"If you think this is going to be a history lesson, you've come to the wrong place," says a character at the top of Alex Paul Young's "Pink Milk," a highly imaginative and wrenching vision of the life (and ultimate suicide) of Alan Turing. The pioneering British mathematician and computer scientist famously broke the Nazis' Enigma code in World War II but was broken down by the same barbaric laws against "gross indecency" that destroyed Oscar Wilde.
Given a choice between jail and chemical castration, Turing initially chose the latter. But the man who saw "Snow White and the Seven Dwarfs" more than a hundred times killed himself by eating a cyanide-infused apple two weeks before his 42nd birthday in 1954. He was finally "pardoned" by the British government this summer for breaking the laws against homosexuality.
Young's piece, directed and choreographed by Brandon Powers, started out as a campus production at Northwestern University and made its professional debut in last year's Chicago Fringe Festival. It has been expanded to a 95-minute prismatic physical theater piece for the small Oracle space, presented in association with White Elephant. And as promised, it's less concerned with the finer details of Turing's actual biography and his groundbreaking work with artificial intelligence than Hugh Whitemore's 1986 play, "Breaking the Code."
But while it glosses over the timeline (Turing's invaluable contributions during the war get particularly short shrift), "Pink Milk" provides a jolting dose of adrenaline to the heart and brain. Aided by Josh Brechner's original electronic score, Emma Pardini's spare but effective scenic design (with apples caged on the wall providing eerie foreshadowing), Cassie Bowers' allusive period costumes in shades of gray and Jessica M. Carson's stark-to-garish lighting plot, the interior ruminations and exterior conflicts of Turing's world come to symbolic life, as if we ourselves are in one of his early computers running through a variety of emotional algorithms.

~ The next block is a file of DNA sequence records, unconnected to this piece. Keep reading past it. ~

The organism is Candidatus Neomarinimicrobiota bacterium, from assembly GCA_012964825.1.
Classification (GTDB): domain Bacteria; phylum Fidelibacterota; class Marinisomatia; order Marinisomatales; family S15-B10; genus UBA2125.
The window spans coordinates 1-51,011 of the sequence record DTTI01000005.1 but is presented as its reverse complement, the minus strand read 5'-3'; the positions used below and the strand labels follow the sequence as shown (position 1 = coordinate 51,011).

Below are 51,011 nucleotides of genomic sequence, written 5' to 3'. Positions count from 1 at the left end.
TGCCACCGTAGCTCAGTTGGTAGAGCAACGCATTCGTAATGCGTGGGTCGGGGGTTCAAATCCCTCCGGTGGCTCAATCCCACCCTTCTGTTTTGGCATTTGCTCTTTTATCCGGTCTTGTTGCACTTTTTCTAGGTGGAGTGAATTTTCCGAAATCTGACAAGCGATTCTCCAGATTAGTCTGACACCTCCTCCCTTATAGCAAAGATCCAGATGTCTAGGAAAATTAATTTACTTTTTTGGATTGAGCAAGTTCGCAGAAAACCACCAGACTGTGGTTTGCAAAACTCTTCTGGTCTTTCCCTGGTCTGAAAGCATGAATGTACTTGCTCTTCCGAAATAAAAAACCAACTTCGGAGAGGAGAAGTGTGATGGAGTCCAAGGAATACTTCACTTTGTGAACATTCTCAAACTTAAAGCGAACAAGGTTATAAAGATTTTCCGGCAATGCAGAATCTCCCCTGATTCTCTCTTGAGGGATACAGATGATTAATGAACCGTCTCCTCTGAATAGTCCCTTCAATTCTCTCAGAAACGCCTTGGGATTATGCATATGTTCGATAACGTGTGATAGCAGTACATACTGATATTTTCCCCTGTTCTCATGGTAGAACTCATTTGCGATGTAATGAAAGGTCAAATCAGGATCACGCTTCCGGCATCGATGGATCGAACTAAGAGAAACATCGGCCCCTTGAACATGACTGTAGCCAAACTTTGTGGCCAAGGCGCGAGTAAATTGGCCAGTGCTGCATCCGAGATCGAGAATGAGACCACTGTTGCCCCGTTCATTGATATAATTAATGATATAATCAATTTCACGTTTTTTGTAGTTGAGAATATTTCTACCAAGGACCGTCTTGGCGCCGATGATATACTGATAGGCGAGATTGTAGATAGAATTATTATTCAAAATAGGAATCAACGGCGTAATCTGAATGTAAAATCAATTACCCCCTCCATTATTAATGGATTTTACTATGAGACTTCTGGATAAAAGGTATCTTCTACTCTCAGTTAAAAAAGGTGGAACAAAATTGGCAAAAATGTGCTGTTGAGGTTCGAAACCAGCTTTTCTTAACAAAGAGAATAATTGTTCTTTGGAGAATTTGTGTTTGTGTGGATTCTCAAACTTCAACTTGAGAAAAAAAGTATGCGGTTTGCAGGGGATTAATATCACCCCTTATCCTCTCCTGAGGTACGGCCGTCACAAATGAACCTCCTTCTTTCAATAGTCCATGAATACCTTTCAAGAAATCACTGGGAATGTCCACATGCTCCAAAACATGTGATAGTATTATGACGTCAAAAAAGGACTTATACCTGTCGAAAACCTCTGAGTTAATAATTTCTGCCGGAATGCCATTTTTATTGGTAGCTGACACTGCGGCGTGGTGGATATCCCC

Only here, the stored memory focuses heavily on Christopher Morcom, a budding piano prodigy and early romantic interest whose death from bovine tuberculosis, contracted through ingesting infected cow's milk (thus the title of the piece), affects Turing (an arrestingly vulnerable Aaron Stephenson) for the rest of his own short life.
Cole Doman's Christopher keeps appearing in Turing's mind after death, most often to staunch the nosebleeds that Turing suffers at moments of emotional duress. The other five members of the young ensemble nimbly play everything, from Turing's conflicted parents (Caitlin Collins and Charlie Kolarich) to a series of apple-fed robots (Darren Barrere) to "the inanimate objects" (Carrie Drapac), which include the aforementioned TB-infected milk and a daisy symbolizing a lost Eden. Jessica Dean Turner's imposing "authority figures" include Christopher's stern piano teacher, a steel-spined military official and an alluring Snow White.
Though Young's piece gets a bit precious in its genius-as-man-child worldview, the production succeeds handily at creating a visceral and smart fabulist take on one of the most important figures in 20th-century history.
Through Sept. 7, Oracle Theatre, 3809 N. Broadway; free, reservations suggested at 252-220-0269 or publicaccesstheatre.org
"Bo Thomas and the Case of the Sky Pirates"
Babes With Blades offers an end-of-summer goof-fest in Eric Simon's "Bo Thomas and the Case of the Sky Pirates," which blends a Raymond Chandler scenario with screwball zingers, such as "She's one mean Cracker Jack with a pointy surprise inside."
The basic premise is that the title character (Megan Schemmel), a "girl Friday" at the Sam Lowell Detective Agency, is the real guts of the operation — Sam (Mark Lancaster) being a cerebral but easily spooked kind of guy. A mysterious millionaire client, Lydia Day (Jennifer L. Mickelson), sucks them into a convoluted scheme involving an orphanage fire; outlaw zeppelins; a mousy secretary, Sally, (Kelly Yacono) with her own secrets; and a fearsome dame named Minerva (the delicious Maureen Yasko) who boasts a Bettie Page hairdo and a deadly way with a dagger.
The fights are, as one expects with the Babes, top-notch stuff (JKChoreograpy — the team of Jay Burckhardt and Kim Fukawa — provided the violence design), and Schemmel's Bo is a saucy delight as a pastiche female Philip Marlowe. The major drawback in Leigh Barrett’s staging is that the cinematic structure of Simon's comedy requires scenery shifts that tend to sap energy just as the narrative should be gaining momentum. But though it runs out of gas by the end, this noir-homage-with-a-feminist-twist-of-the-knife offers snappy lighthearted charm to burn.
Through Sept. 21, Raven Theatre, 6157 N. Clark St.; $20 at 773-904-0391 or babeswithblades.org.Copyright © 2015, The Baltimore Sun